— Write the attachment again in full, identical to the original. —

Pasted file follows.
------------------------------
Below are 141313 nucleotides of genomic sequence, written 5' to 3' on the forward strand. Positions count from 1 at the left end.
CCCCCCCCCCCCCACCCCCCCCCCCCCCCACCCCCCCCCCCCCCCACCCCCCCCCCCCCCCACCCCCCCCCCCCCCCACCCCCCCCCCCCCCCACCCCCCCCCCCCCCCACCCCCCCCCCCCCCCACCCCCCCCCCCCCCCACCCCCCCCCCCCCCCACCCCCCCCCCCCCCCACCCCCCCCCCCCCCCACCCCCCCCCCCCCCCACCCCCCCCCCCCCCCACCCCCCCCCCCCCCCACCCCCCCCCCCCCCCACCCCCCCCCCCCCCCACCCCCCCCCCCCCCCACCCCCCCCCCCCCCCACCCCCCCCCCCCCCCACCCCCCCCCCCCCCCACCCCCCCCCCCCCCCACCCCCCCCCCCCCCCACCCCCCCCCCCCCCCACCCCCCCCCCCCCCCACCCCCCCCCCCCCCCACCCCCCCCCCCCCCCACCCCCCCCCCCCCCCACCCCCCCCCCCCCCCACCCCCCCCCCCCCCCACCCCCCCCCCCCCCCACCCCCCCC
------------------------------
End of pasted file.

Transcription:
Below are 141313 nucleotides of genomic sequence, written 5' to 3' on the forward strand. Positions count from 1 at the left end.
CCCCCCCCCCCCCACCCCCCCCCCCCCCCACCCCCCCCCCCCCCCACCCCCCCCCCCCCCCACCCCCCCCCCCCCCCACCCCCCCCCCCCCCCACCCCCCCCCCCCCCCACCCCCCCCCCCCCCCACCCCCCCCCCCCCCCACCCCCCCCCCCCCCCACCCCCCCCCCCCCCCACCCCCCCCCCCCCCCACCCCCCCCCCCCCCCACCCCCCCCCCCCCCCACCCCCCCCCCCCCCCACCCCCCCCCCCCCCCACCCCCCCCCCCCCCCACCCCCCCCCCCCCCCACCCCCCCCCCCCCCCACCCCCCCCCCCCCCCACCCCCCCCCCCCCCCACCCCCCCCCCCCCCCACCCCCCCCCCCCCCCACCCCCCCCCCCCCCCACCCCCCCCCCCCCCCACCCCCCCCCCCCCCCACCCCCCCCCCCCCCCACCCCCCCCCCCCCCCACCCCCCCCCCCCCCCACCCCCCCCCCCCCCCACCCCCCCCCCCCCCCACCCCCCCC